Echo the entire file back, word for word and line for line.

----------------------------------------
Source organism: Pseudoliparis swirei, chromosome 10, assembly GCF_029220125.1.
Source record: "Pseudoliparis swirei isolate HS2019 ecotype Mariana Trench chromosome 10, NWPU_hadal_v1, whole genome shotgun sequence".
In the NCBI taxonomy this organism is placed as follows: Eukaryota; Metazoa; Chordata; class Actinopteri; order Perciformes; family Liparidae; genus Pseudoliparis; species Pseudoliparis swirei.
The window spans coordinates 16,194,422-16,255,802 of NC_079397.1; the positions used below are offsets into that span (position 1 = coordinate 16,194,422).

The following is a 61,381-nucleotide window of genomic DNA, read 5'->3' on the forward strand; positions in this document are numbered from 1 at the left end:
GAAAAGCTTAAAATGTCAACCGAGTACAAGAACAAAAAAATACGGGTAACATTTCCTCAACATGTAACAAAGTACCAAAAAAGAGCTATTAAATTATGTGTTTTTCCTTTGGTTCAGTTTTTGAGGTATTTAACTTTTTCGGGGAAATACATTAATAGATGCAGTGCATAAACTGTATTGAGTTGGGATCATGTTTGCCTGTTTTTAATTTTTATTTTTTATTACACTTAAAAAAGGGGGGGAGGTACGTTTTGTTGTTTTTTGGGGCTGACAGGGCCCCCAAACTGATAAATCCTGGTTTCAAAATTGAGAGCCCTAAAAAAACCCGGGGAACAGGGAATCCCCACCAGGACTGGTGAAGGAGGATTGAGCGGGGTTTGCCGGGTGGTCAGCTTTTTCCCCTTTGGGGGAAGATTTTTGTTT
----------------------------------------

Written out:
Source organism: Pseudoliparis swirei, chromosome 10, assembly GCF_029220125.1.
Source record: "Pseudoliparis swirei isolate HS2019 ecotype Mariana Trench chromosome 10, NWPU_hadal_v1, whole genome shotgun sequence".
In the NCBI taxonomy this organism is placed as follows: Eukaryota; Metazoa; Chordata; class Actinopteri; order Perciformes; family Liparidae; genus Pseudoliparis; species Pseudoliparis swirei.
The window spans coordinates 16,194,422-16,255,802 of NC_079397.1; the positions used below are offsets into that span (position 1 = coordinate 16,194,422).

The following is a 61,381-nucleotide window of genomic DNA, read 5'->3' on the forward strand; positions in this document are numbered from 1 at the left end:
GAAAAGCTTAAAATGTCAACCGAGTACAAGAACAAAAAAATACGGGTAACATTTCCTCAACATGTAACAAAGTACCAAAAAAGAGCTATTAAATTATGTGTTTTTCCTTTGGTTCAGTTTTTGAGGTATTTAACTTTTTCGGGGAAATACATTAATAGATGCAGTGCATAAACTGTATTGAGTTGGGATCATGTTTGCCTGTTTTTAATTTTTATTTTTTATTACACTTAAAAAAGGGGGGGAGGTACGTTTTGTTGTTTTTTGGGGCTGACAGGGCCCCCAAACTGATAAATCCTGGTTTCAAAATTGAGAGCCCTAAAAAAACCCGGGGAACAGGGAATCCCCACCAGGACTGGTGAAGGAGGATTGAGCGGGGTTTGCCGGGTGGTCAGCTTTTTCCCCTTTGGGGGAAGATTTTTGTTT